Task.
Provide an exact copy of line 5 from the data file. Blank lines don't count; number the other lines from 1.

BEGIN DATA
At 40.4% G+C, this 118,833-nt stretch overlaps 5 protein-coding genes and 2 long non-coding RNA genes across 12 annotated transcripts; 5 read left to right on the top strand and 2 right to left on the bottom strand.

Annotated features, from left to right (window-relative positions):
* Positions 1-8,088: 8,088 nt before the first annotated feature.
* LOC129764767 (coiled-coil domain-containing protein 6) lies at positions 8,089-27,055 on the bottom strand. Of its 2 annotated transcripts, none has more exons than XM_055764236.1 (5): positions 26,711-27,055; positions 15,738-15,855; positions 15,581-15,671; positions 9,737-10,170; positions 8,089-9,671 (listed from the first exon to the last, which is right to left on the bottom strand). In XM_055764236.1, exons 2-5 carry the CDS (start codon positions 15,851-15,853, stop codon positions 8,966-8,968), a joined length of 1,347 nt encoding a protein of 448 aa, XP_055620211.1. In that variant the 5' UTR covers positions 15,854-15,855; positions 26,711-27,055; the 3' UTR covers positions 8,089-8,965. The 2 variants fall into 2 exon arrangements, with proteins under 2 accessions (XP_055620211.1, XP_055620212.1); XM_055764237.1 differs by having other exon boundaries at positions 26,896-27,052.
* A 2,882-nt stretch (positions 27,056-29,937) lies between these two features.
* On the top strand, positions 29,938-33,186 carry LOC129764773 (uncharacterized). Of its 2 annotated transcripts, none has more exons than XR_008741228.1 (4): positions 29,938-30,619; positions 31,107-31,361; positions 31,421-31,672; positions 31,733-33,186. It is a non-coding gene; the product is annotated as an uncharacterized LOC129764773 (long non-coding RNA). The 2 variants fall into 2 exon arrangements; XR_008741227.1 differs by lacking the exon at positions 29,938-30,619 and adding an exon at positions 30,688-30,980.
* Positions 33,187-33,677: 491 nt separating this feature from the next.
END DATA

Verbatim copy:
* A 2,882-nt stretch (positions 27,056-29,937) lies between these two features.